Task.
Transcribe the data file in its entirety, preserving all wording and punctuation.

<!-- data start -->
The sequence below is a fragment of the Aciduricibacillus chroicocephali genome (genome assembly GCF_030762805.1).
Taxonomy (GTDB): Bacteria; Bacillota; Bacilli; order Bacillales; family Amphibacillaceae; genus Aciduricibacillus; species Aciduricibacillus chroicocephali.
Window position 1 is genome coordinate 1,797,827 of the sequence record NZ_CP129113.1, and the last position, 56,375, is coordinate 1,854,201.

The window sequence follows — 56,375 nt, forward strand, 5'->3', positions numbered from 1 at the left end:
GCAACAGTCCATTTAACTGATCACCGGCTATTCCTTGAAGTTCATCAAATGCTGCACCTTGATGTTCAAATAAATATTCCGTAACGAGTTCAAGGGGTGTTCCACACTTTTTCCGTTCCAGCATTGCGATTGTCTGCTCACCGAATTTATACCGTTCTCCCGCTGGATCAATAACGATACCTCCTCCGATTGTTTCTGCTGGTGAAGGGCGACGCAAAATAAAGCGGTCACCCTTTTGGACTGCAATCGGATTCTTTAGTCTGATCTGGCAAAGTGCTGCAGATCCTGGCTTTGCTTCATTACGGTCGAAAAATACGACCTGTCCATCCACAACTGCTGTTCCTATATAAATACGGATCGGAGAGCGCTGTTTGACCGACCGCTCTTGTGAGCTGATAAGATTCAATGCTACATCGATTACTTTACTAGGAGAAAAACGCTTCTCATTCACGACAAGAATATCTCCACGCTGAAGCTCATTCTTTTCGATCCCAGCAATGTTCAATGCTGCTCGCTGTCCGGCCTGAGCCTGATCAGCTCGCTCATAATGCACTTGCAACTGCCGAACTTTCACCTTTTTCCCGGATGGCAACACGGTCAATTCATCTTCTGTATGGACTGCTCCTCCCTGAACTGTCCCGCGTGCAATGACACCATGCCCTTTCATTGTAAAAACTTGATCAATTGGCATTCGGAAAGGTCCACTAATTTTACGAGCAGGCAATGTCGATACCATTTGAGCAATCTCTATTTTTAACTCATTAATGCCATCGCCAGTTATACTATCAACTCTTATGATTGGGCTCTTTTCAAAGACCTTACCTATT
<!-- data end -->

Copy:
The sequence below is a fragment of the Aciduricibacillus chroicocephali genome (genome assembly GCF_030762805.1).
Taxonomy (GTDB): Bacteria; Bacillota; Bacilli; order Bacillales; family Amphibacillaceae; genus Aciduricibacillus; species Aciduricibacillus chroicocephali.
Window position 1 is genome coordinate 1,797,827 of the sequence record NZ_CP129113.1, and the last position, 56,375, is coordinate 1,854,201.

The window sequence follows — 56,375 nt, forward strand, 5'->3', positions numbered from 1 at the left end:
GCAACAGTCCATTTAACTGATCACCGGCTATTCCTTGAAGTTCATCAAATGCTGCACCTTGATGTTCAAATAAATATTCCGTAACGAGTTCAAGGGGTGTTCCACACTTTTTCCGTTCCAGCATTGCGATTGTCTGCTCACCGAATTTATACCGTTCTCCCGCTGGATCAATAACGATACCTCCTCCGATTGTTTCTGCTGGTGAAGGGCGACGCAAAATAAAGCGGTCACCCTTTTGGACTGCAATCGGATTCTTTAGTCTGATCTGGCAAAGTGCTGCAGATCCTGGCTTTGCTTCATTACGGTCGAAAAATACGACCTGTCCATCCACAACTGCTGTTCCTATATAAATACGGATCGGAGAGCGCTGTTTGACCGACCGCTCTTGTGAGCTGATAAGATTCAATGCTACATCGATTACTTTACTAGGAGAAAAACGCTTCTCATTCACGACAAGAATATCTCCACGCTGAAGCTCATTCTTTTCGATCCCAGCAATGTTCAATGCTGCTCGCTGTCCGGCCTGAGCCTGATCAGCTCGCTCATAATGCACTTGCAACTGCCGAACTTTCACCTTTTTCCCGGATGGCAACACGGTCAATTCATCTTCTGTATGGACTGCTCCTCCCTGAACTGTCCCGCGTGCAATGACACCATGCCCTTTCATTGTAAAAACTTGATCAATTGGCATTCGGAAAGGTCCACTAATTTTACGAGCAGGCAATGTCGATACCATTTGAGCAATCTCTATTTTTAACTCATTAATGCCATCGCCAGTTATACTATCAACTCTTATGATTGGGCTCTTTTCAAAGACCTTACCTATT